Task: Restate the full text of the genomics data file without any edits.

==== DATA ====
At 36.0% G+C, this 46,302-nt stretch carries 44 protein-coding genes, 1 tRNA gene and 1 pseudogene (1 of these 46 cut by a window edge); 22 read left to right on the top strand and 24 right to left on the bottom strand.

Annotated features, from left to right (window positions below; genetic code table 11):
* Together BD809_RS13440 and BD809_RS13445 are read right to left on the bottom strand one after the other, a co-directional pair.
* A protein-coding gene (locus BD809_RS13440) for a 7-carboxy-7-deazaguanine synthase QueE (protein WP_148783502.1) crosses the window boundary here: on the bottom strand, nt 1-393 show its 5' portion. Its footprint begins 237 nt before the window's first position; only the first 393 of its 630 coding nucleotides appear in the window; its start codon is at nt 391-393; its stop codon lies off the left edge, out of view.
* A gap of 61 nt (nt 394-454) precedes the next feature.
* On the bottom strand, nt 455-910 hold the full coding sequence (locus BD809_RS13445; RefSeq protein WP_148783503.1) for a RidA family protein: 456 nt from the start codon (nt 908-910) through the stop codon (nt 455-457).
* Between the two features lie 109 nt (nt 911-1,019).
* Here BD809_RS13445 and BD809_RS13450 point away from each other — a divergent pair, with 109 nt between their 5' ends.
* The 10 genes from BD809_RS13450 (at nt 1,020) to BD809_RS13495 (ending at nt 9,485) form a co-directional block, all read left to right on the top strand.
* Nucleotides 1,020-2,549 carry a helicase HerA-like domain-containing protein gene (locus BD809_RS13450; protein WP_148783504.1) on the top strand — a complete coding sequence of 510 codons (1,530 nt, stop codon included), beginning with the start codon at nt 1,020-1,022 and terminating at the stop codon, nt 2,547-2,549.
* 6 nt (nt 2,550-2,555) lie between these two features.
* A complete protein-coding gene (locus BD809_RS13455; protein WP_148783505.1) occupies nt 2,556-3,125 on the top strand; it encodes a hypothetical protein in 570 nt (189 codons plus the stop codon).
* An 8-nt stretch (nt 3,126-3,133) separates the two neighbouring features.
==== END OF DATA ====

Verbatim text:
At 36.0% G+C, this 46,302-nt stretch carries 44 protein-coding genes, 1 tRNA gene and 1 pseudogene (1 of these 46 cut by a window edge); 22 read left to right on the top strand and 24 right to left on the bottom strand.

Annotated features, from left to right (window positions below; genetic code table 11):
* Together BD809_RS13440 and BD809_RS13445 are read right to left on the bottom strand one after the other, a co-directional pair.
* A protein-coding gene (locus BD809_RS13440) for a 7-carboxy-7-deazaguanine synthase QueE (protein WP_148783502.1) crosses the window boundary here: on the bottom strand, nt 1-393 show its 5' portion. Its footprint begins 237 nt before the window's first position; only the first 393 of its 630 coding nucleotides appear in the window; its start codon is at nt 391-393; its stop codon lies off the left edge, out of view.
* A gap of 61 nt (nt 394-454) precedes the next feature.
* On the bottom strand, nt 455-910 hold the full coding sequence (locus BD809_RS13445; RefSeq protein WP_148783503.1) for a RidA family protein: 456 nt from the start codon (nt 908-910) through the stop codon (nt 455-457).
* Between the two features lie 109 nt (nt 911-1,019).
* Here BD809_RS13445 and BD809_RS13450 point away from each other — a divergent pair, with 109 nt between their 5' ends.
* The 10 genes from BD809_RS13450 (at nt 1,020) to BD809_RS13495 (ending at nt 9,485) form a co-directional block, all read left to right on the top strand.
* Nucleotides 1,020-2,549 carry a helicase HerA-like domain-containing protein gene (locus BD809_RS13450; protein WP_148783504.1) on the top strand — a complete coding sequence of 510 codons (1,530 nt, stop codon included), beginning with the start codon at nt 1,020-1,022 and terminating at the stop codon, nt 2,547-2,549.
* 6 nt (nt 2,550-2,555) lie between these two features.
* A complete protein-coding gene (locus BD809_RS13455; protein WP_148783505.1) occupies nt 2,556-3,125 on the top strand; it encodes a hypothetical protein in 570 nt (189 codons plus the stop codon).
* An 8-nt stretch (nt 3,126-3,133) separates the two neighbouring features.